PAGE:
Kagome Metals and Superconductors - From Loop-Current Chern Metal to Roton Pair Density Wave and Charge-6e Superconductivity

报告人: Ziqiang WANG (Boston college)

报告时间: 2024年1月09日 10:00

报告地点: 理科楼C302

报告摘要:The field of transition-metal kagome materials has leapt forward with the discovery of vanadium-based, nonmagnetic kagome superconductors AV3Sb5 (A=K, Cs, Rb). Central to the revelation is a cascade of correlated quantum states triggered by an unconventional 3Q charge density wave (CDW) order. We review recent experimental findings, focusing on evidence for time-reversal symmetry breaking in both the normal and the superconducting state. We argue that the essential phenomenology can be captured by a loop-current CDW order, realizable in models with extended Coulomb interactions on the kagome lattice. The loop-current Chern metal has a partially filled Chern band and Chern Fermi pockets carrying concentrated Berry curvature. We discuss how Cooper pairing over the Chern Fermi pockets produces a chiral topological superconductor with three pairing components whose relative phases are locked at 120-degrees, giving rise to a vortex-antivortex lattice of the novel roton pair density wave (PDW). Such a chiral state is frustrated on the kagome lattice and strong relative phase fluctuations suppress the true transition temperature, resulting in an extended region of superconducting fluctuations. We argue that charge-6e and charge-4e paired states, free of the chiral phase frustration, emerge over the extended fluctuation region upon melting of the charge-2e chiral superconductor, leading to fractionalized flux quantization and higher-charge superconductivity. The connections to the most recent experimental observations will be discussed.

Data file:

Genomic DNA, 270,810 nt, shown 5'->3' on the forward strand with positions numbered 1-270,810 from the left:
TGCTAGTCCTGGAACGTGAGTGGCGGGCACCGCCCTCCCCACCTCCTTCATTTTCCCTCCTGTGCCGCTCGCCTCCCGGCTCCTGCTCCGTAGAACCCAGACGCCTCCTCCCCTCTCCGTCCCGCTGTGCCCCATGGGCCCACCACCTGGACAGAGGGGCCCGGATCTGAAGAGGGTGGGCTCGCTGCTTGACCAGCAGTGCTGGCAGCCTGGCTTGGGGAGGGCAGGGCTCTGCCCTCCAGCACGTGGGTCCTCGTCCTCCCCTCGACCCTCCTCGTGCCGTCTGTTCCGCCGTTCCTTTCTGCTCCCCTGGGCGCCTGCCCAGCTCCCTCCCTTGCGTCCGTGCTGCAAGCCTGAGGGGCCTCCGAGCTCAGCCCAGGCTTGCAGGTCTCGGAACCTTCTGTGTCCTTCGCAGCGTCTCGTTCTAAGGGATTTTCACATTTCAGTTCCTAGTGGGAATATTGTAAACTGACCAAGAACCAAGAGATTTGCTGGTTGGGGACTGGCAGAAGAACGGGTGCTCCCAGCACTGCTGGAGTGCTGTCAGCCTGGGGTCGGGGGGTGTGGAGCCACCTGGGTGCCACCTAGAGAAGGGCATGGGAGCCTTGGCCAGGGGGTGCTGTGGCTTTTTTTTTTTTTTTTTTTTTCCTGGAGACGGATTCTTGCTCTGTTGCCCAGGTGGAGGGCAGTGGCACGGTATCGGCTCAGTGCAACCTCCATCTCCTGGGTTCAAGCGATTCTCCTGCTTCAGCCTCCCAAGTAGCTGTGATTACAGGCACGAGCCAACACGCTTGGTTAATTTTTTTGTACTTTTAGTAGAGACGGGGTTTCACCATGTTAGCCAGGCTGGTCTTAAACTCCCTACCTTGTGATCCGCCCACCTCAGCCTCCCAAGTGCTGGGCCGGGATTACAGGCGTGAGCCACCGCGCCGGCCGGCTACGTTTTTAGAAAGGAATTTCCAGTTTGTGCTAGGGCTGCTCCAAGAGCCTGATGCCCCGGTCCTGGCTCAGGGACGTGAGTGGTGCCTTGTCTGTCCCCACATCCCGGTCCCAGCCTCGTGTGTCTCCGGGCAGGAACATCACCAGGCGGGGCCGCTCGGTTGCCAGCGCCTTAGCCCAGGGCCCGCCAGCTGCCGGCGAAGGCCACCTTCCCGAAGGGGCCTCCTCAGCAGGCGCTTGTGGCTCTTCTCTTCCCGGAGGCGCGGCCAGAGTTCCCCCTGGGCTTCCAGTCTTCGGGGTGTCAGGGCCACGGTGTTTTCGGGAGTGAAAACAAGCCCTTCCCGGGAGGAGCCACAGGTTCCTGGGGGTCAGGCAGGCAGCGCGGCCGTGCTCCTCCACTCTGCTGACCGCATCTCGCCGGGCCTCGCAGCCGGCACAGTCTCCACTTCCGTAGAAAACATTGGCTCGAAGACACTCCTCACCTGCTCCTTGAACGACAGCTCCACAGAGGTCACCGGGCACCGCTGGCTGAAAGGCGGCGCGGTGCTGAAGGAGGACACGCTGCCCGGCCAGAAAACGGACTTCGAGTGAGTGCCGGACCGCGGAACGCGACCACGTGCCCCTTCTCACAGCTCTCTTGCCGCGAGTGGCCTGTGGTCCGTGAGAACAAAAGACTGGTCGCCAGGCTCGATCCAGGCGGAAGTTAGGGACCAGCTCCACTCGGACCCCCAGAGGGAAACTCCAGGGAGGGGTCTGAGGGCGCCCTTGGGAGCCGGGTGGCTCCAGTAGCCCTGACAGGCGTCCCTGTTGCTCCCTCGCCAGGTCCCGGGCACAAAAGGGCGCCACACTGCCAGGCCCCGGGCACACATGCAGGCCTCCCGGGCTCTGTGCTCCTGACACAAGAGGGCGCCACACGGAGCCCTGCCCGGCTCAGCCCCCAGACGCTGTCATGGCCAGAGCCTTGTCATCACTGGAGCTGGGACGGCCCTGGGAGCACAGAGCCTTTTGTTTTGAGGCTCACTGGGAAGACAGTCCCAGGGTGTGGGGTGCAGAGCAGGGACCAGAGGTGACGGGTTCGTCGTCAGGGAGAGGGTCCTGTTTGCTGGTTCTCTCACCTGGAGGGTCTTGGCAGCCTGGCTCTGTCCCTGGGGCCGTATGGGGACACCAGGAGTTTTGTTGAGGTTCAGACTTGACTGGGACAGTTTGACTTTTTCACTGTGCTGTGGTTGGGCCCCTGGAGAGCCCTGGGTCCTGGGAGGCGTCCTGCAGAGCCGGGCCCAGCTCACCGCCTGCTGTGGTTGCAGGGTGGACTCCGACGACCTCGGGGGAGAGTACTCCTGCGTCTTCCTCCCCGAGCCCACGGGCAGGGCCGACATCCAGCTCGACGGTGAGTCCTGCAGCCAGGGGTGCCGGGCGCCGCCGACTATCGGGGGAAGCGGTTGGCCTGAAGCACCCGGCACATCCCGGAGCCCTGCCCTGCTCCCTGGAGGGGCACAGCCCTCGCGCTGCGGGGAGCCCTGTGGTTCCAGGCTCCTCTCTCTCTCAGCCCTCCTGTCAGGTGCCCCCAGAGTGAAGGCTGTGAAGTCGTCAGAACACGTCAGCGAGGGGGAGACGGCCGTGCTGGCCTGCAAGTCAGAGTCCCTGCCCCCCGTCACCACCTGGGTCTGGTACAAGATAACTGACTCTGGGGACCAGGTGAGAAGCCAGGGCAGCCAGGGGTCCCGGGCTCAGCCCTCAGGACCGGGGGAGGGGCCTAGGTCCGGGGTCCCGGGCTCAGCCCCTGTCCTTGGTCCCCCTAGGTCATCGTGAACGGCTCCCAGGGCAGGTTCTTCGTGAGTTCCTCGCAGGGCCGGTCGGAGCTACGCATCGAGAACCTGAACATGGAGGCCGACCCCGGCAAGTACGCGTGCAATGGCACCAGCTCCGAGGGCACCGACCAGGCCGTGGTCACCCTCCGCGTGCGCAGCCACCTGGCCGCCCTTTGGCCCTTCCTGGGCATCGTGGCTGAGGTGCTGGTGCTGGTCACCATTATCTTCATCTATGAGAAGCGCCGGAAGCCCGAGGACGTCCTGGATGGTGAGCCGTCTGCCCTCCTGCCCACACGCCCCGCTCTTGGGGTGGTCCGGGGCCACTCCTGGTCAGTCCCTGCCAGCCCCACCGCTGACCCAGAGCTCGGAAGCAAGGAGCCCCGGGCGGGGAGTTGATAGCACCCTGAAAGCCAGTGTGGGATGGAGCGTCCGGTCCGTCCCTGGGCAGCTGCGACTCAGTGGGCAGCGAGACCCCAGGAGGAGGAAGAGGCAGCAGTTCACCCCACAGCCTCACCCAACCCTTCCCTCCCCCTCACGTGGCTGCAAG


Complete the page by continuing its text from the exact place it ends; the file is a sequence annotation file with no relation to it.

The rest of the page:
报告人简介:Professor Wang Ziqiang graduated from Tsinghua University in 1984 and received his Ph.D. degree in Physics from Columbia University in 1989. He was a postdoc fellow at Rutgers University and Los Alamos National Laboratory, and became an assistant professor at Boston University in 1993. He is currently a professor in the Physics Department at Boston College. He received a Cottrell Scholar Award in 1996 and a SEED Award in 2021 from Research Corporation for Science Advancement. He is an elected fellow of the American Physical Society.

Prof. Wang has about 200 publications, including over 50 in the Physical Review Letters and over 40 in Nature and Nature branded journals. His current research focuses on the fundamental physics of correlated and topological electronic states in quantum materials, including unconventional superconductors, quantum magnetism, quantum Hall systems, topological superconductors and other extraordinary forms of superconducting matter.